By Katie Arvia
LANSING, Ill. (September 21, 2022) – Thanks to the rising popularity of TV shows like RuPaul’s Drag Race (and its many international spin-offs), We’re Here, Queen of the Universe, and others, drag performances are more and more popular around the world — and the Chicagoland area is no exception. Enter Lindsay Henderson, a Lansing native who performs as drag alter ego Glimmer Mantis in Chicago clubs. Henderson grew up in Lansing and moved to the city in 2013 to pursue a degree in acting and voiceover.
Henderson’s drag career began in 2020 during lockdown, where they performed “digital drag,” which involved creating videos to be streamed for a virtual audience. Henderson described performing in drag for the first time as “wild,” citing that it made them feel exposed in the best way.
“What made me want to start performing drag is that I had become jaded with revolving my life around the concept of living as a working actor, and I wanted a new way to express myself,” Henderson said. “Many of those spaces do not celebrate fat, short bodies like mine, or my lived experience as a trans/non-binary person. I applaud those who are also like that and are doing the work to push the industry to be more inclusive.”
Becoming Glimmer Mantis
Henderson’s drag name, Glimmer Mantis, comes partially from one of their favorite video games, Spyro the Dragon (“‘Glimmer’ is the name of a level”) and partially from Henderson’s love of bugs and creepy things (“I wanted to evoke being pretty and gross, cute and dangerous”).
The journey that led Henderson to becoming a drag performer began in middle school: “I’ve known I was queer since I was at Memorial [Junior High School], so that already was a huge influence on my exposure to gay culture.”
Henderson said they were a fan of RuPaul’s Drag Race as a teen and has always had a passion for makeup artistry; that plus their performance background helped establish a solid foundation for Henderson’s journey into drag. There are many drag performers that Henderson looks up to, including Bob the Drag Queen and Laila McQueen of Drag Race fame.
“Bob made me realize that drag doesn’t have to be too serious. Having fun, exercising kindness, and being yourself can take you very far in life and very far in this industry …[and] seeing Laila’s growth after Drag Race was astounding and reminded me that drag can evolve over time,” Henderson said.
The Chicago drag scene
In addition to more well-known performers who have been featured on Drag Race, Henderson said the local scene is inspiring as well: “Chicago drag is so dynamic; you have everything from drag kings to pageant queens to drag things in between.”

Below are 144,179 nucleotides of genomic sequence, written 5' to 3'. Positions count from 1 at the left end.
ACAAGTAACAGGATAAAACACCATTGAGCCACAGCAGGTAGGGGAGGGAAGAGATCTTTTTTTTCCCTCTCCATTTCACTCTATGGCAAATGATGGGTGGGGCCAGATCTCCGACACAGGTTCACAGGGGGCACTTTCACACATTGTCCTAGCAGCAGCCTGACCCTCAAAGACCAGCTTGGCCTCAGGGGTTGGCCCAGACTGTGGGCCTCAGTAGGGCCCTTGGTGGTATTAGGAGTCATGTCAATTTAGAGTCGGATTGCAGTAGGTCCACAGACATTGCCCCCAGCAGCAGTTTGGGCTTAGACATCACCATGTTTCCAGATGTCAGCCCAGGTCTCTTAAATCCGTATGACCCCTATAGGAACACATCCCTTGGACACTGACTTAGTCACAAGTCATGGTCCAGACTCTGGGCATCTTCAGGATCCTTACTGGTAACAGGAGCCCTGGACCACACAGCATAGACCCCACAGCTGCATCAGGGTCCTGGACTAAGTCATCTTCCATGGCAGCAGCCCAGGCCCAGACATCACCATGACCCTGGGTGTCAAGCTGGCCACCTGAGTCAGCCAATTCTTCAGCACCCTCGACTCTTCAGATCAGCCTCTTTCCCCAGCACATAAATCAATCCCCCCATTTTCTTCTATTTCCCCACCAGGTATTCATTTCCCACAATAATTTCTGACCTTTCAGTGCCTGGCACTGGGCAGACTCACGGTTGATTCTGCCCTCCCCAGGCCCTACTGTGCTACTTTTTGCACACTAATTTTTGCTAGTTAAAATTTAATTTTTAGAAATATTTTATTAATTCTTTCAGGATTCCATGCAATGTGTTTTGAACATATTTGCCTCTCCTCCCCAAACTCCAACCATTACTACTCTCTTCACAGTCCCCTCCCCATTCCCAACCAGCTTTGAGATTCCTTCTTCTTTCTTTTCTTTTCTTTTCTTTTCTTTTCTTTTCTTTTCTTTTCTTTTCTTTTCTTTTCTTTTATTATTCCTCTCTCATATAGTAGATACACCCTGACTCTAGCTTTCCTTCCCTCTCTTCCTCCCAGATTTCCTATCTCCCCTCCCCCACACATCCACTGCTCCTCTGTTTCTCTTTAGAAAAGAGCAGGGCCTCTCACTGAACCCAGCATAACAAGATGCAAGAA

Henderson said that one performer in particular, Valerie Valentine, inspires them with an alternative drag competition called Ghoul School. The premise of Ghoul School is that competitors use creepy, gothic, shocking, or otherwise over-the-top aesthetics to win over the crowd every week.
“I’m also incredibly inspired by the drag kings and things of Chicago drag who are doing work to make drag shows more inclusive to those of us who aren’t as commercially recognized as drag artists. With the success of Drag Race came a mass public exposure to a narrow lane of what drag can be, and I encourage anyone who’s a Drag Race fan who wants to expand their drag exposure to go see some Chicago drag shows, particularly at Berlin nightclub.”
Performance on September 24
Henderson will be performing on Saturday, September 24, at a secret location in Humboldt Park with over 20 other drag artists. Tickets can be purchased on eventbrite.com (direct link) for $16. The show is 21+, and proof of COVID-19 vaccination is required. Performances will be inspired by films such as Everything Everywhere All at Once, Hereditary, Uncut Gems, and others.
When Henderson isn’t performing in drag or working as a certified optician, they enjoy spending time playing video games, drawing, or writing short stories. As for the future, Henderson hopes to continue working their way up to become a solid member of the Chicago drag community. They would also like to host or co-host their own show. Henderson also said they would love to learn how to produce drag shows to help friends execute their ideas.
“What’s interesting and exciting to me about drag and the drag community is that it has always been and always will be about stretching our perception about what gender can look like,” Henderson said. “Drag is and isn’t a statement. Like, sometimes it’s just fun and stupid; other times it’s making commentary on aspects of society.”